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Dose-dependent delay of the hypoglycemic effect of short-acting insulin analogs in obese subjects with type 2 diabetes: a pharmacokinetic and pharmacodynamic study.

Author(s): Gagnon-Auger M, du Souich P, Baillargeon JP, Martin E, Brassard P, Menard J, Ardilouze JL

Affiliation(s): Department of Medicine, Division of Endocrinology, Universite de Sherbrooke, Sherbrooke, Quebec, Canada.

Publication date & source: 2010-12, Diabetes Care., 33(12):2502-7. Epub 2010 Sep 14.

Publication type: Randomized Controlled Trial; Research Support, Non-U.S. Gov't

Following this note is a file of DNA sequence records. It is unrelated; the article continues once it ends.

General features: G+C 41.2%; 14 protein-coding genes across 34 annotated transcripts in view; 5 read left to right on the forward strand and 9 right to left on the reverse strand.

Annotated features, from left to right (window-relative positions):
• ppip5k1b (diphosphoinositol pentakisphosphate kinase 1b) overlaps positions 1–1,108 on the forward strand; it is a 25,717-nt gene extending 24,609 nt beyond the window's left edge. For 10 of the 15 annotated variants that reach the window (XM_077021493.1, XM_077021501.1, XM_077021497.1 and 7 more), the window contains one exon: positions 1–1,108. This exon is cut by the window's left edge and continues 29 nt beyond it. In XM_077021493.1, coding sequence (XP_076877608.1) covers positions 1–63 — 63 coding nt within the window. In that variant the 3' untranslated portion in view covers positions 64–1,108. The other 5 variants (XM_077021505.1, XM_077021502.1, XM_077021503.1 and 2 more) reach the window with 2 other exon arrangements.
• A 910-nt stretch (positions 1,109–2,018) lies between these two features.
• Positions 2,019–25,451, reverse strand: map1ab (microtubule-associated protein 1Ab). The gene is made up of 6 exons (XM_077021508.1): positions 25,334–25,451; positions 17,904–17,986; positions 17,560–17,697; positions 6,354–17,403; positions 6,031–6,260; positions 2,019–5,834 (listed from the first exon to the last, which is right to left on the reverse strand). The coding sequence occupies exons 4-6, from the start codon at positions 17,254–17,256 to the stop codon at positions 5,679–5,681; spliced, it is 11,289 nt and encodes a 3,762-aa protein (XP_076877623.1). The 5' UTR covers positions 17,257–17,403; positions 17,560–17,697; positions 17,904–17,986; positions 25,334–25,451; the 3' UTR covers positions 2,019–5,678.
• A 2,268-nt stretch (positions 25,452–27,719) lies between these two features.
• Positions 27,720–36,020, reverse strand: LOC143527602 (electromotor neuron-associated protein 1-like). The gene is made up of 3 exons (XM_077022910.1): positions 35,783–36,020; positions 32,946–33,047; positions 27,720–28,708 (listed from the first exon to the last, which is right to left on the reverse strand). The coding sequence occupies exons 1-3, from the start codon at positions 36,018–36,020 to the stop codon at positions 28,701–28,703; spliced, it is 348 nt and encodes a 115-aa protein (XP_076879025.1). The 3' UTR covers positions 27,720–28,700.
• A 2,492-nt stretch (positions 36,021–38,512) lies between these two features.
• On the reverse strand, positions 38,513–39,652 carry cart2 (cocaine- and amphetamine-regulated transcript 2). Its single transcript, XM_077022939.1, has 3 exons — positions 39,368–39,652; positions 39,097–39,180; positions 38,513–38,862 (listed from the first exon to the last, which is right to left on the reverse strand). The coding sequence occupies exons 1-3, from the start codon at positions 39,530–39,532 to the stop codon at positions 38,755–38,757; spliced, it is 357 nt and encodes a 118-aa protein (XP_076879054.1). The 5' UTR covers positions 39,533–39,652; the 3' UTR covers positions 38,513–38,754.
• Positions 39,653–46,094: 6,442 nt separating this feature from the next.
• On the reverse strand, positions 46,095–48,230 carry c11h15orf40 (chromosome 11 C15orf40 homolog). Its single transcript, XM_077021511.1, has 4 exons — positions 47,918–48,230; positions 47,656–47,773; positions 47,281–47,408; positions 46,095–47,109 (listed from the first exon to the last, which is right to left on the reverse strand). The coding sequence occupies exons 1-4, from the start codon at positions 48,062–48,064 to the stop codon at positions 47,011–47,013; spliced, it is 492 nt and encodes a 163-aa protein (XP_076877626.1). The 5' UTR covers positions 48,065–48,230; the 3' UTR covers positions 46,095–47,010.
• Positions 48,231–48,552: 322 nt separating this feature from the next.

OBJECTIVE: Injected volume and subcutaneous adipose tissue blood flow (ATBF) affect insulin absorption. Pharmacokinetics of short-acting insulin analogs were established by assessing injection of small doses in lean subjects, healthy or with type 1 diabetes. In obese patients, however, daily dosages are larger and ATBF is decreased. This study assessed the kinetics of a short-acting insulin analog in obese subjects with type 2 diabetes. RESEARCH DESIGN AND METHODS: Euglycemic clamps after subcutaneous lispro injections were performed. Six healthy control subjects received 10 units. Seven obese (BMI 38.3 +/- 7.0 kg/m(2)) subjects with type 2 diabetes received 10, 30, and 50 units. Plasma lispro was measured by specific radioimmunoassay and ATBF by the (133)Xe-washout technique. RESULTS: ATBF was 64% lower in subjects with type 2 diabetes than in control subjects. After 10 units injection, time to lispro plasma peak (T(max)) was similar (48.3 vs. 55.7 min; control subjects versus type 2 diabetic subjects), although maximal concentration (C(max))/dose was 41% lower in subjects with type 2 diabetes, with lower and delayed maximal glucose infusion rate (GIR(max): 9.0 vs. 0.6 mg/kg/min, P < 0.0001, 69 vs. 130 min, P < 0.0001, respectively). After 30- and 50-unit injections, T(max) (88.6 and 130.0 min, respectively) and time to GIR(max) (175 and 245 min) were further delayed and dose related (r(2) = 0.51, P = 0.0004 and r(2) = 0.76, P < 0.0001, respectively). CONCLUSIONS: Absorption and hypoglycemic action of increasing dosages of lispro are critically delayed in obese subjects with type 2 diabetes.

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